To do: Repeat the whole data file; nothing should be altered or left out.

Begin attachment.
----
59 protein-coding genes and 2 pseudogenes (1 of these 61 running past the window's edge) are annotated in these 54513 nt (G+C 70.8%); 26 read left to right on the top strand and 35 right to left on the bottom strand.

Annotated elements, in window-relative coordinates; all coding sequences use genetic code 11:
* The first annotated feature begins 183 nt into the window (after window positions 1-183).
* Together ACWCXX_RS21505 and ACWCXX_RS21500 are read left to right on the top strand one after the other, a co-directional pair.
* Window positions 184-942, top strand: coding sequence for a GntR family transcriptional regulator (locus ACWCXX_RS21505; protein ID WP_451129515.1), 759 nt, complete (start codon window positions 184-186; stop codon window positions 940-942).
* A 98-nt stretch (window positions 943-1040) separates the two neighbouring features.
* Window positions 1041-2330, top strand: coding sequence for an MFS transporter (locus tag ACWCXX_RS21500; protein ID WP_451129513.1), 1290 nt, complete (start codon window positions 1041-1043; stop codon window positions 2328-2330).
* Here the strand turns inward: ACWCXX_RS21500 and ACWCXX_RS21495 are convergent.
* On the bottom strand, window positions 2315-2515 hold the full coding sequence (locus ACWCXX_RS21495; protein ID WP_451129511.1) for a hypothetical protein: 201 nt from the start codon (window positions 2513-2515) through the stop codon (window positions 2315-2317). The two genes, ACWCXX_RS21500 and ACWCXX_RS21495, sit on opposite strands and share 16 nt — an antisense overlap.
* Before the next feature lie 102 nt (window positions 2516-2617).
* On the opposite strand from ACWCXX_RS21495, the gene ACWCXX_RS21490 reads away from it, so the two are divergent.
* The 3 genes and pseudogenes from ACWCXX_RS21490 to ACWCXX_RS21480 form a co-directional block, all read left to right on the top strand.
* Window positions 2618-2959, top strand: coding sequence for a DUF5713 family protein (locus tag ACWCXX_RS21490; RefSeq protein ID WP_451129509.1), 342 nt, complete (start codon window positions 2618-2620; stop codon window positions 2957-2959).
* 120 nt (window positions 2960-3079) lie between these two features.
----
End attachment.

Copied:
59 protein-coding genes and 2 pseudogenes (1 of these 61 running past the window's edge) are annotated in these 54513 nt (G+C 70.8%); 26 read left to right on the top strand and 35 right to left on the bottom strand.

Annotated elements, in window-relative coordinates; all coding sequences use genetic code 11:
* The first annotated feature begins 183 nt into the window (after window positions 1-183).
* Together ACWCXX_RS21505 and ACWCXX_RS21500 are read left to right on the top strand one after the other, a co-directional pair.
* Window positions 184-942, top strand: coding sequence for a GntR family transcriptional regulator (locus ACWCXX_RS21505; protein ID WP_451129515.1), 759 nt, complete (start codon window positions 184-186; stop codon window positions 940-942).
* A 98-nt stretch (window positions 943-1040) separates the two neighbouring features.
* Window positions 1041-2330, top strand: coding sequence for an MFS transporter (locus tag ACWCXX_RS21500; protein ID WP_451129513.1), 1290 nt, complete (start codon window positions 1041-1043; stop codon window positions 2328-2330).
* Here the strand turns inward: ACWCXX_RS21500 and ACWCXX_RS21495 are convergent.
* On the bottom strand, window positions 2315-2515 hold the full coding sequence (locus ACWCXX_RS21495; protein ID WP_451129511.1) for a hypothetical protein: 201 nt from the start codon (window positions 2513-2515) through the stop codon (window positions 2315-2317). The two genes, ACWCXX_RS21500 and ACWCXX_RS21495, sit on opposite strands and share 16 nt — an antisense overlap.
* Before the next feature lie 102 nt (window positions 2516-2617).
* On the opposite strand from ACWCXX_RS21495, the gene ACWCXX_RS21490 reads away from it, so the two are divergent.
* The 3 genes and pseudogenes from ACWCXX_RS21490 to ACWCXX_RS21480 form a co-directional block, all read left to right on the top strand.
* Window positions 2618-2959, top strand: coding sequence for a DUF5713 family protein (locus tag ACWCXX_RS21490; RefSeq protein ID WP_451129509.1), 342 nt, complete (start codon window positions 2618-2620; stop codon window positions 2957-2959).
* 120 nt (window positions 2960-3079) lie between these two features.